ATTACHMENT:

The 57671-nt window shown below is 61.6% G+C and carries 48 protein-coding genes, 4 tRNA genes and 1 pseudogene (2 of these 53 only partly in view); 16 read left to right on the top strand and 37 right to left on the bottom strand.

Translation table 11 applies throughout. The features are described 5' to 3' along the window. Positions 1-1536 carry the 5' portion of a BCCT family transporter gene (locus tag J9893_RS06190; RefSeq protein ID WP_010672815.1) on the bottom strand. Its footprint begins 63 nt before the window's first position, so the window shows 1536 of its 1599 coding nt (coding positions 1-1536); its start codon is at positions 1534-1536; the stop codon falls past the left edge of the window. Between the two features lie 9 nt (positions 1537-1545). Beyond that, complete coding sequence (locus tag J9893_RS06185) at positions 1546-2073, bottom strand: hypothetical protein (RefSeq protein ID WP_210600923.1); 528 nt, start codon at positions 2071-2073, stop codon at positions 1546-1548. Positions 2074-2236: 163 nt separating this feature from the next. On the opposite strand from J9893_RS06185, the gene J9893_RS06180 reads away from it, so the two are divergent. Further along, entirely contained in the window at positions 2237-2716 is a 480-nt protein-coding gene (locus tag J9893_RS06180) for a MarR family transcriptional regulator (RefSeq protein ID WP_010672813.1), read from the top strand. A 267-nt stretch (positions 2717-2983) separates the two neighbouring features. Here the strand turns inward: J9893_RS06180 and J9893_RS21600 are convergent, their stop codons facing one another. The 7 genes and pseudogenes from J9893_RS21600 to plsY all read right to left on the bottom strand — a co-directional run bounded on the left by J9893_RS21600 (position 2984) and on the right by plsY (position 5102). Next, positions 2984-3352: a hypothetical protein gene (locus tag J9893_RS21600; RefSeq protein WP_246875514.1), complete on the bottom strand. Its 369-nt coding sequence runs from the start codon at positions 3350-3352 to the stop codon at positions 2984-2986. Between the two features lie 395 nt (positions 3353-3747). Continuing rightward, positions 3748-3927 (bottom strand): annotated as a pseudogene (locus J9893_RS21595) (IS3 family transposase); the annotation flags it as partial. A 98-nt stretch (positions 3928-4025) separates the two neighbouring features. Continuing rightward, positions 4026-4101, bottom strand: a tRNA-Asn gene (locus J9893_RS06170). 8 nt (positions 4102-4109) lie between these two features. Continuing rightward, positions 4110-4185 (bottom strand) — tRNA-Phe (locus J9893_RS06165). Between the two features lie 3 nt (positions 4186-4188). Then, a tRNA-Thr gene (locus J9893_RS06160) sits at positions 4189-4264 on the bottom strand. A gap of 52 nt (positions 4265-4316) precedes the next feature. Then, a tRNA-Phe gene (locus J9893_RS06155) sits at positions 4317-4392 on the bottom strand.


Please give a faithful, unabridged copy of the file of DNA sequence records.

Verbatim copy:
The 57671-nt window shown below is 61.6% G+C and carries 48 protein-coding genes, 4 tRNA genes and 1 pseudogene (2 of these 53 only partly in view); 16 read left to right on the top strand and 37 right to left on the bottom strand.

Translation table 11 applies throughout. The features are described 5' to 3' along the window. Positions 1-1536 carry the 5' portion of a BCCT family transporter gene (locus tag J9893_RS06190; RefSeq protein ID WP_010672815.1) on the bottom strand. Its footprint begins 63 nt before the window's first position, so the window shows 1536 of its 1599 coding nt (coding positions 1-1536); its start codon is at positions 1534-1536; the stop codon falls past the left edge of the window. Between the two features lie 9 nt (positions 1537-1545). Beyond that, complete coding sequence (locus tag J9893_RS06185) at positions 1546-2073, bottom strand: hypothetical protein (RefSeq protein ID WP_210600923.1); 528 nt, start codon at positions 2071-2073, stop codon at positions 1546-1548. Positions 2074-2236: 163 nt separating this feature from the next. On the opposite strand from J9893_RS06185, the gene J9893_RS06180 reads away from it, so the two are divergent. Further along, entirely contained in the window at positions 2237-2716 is a 480-nt protein-coding gene (locus tag J9893_RS06180) for a MarR family transcriptional regulator (RefSeq protein ID WP_010672813.1), read from the top strand. A 267-nt stretch (positions 2717-2983) separates the two neighbouring features. Here the strand turns inward: J9893_RS06180 and J9893_RS21600 are convergent, their stop codons facing one another. The 7 genes and pseudogenes from J9893_RS21600 to plsY all read right to left on the bottom strand — a co-directional run bounded on the left by J9893_RS21600 (position 2984) and on the right by plsY (position 5102). Next, positions 2984-3352: a hypothetical protein gene (locus tag J9893_RS21600; RefSeq protein WP_246875514.1), complete on the bottom strand. Its 369-nt coding sequence runs from the start codon at positions 3350-3352 to the stop codon at positions 2984-2986. Between the two features lie 395 nt (positions 3353-3747). Continuing rightward, positions 3748-3927 (bottom strand): annotated as a pseudogene (locus J9893_RS21595) (IS3 family transposase); the annotation flags it as partial. A 98-nt stretch (positions 3928-4025) separates the two neighbouring features. Continuing rightward, positions 4026-4101, bottom strand: a tRNA-Asn gene (locus J9893_RS06170). 8 nt (positions 4102-4109) lie between these two features. Continuing rightward, positions 4110-4185 (bottom strand) — tRNA-Phe (locus J9893_RS06165). Between the two features lie 3 nt (positions 4186-4188). Then, a tRNA-Thr gene (locus J9893_RS06160) sits at positions 4189-4264 on the bottom strand. A gap of 52 nt (positions 4265-4316) precedes the next feature. Then, a tRNA-Phe gene (locus J9893_RS06155) sits at positions 4317-4392 on the bottom strand.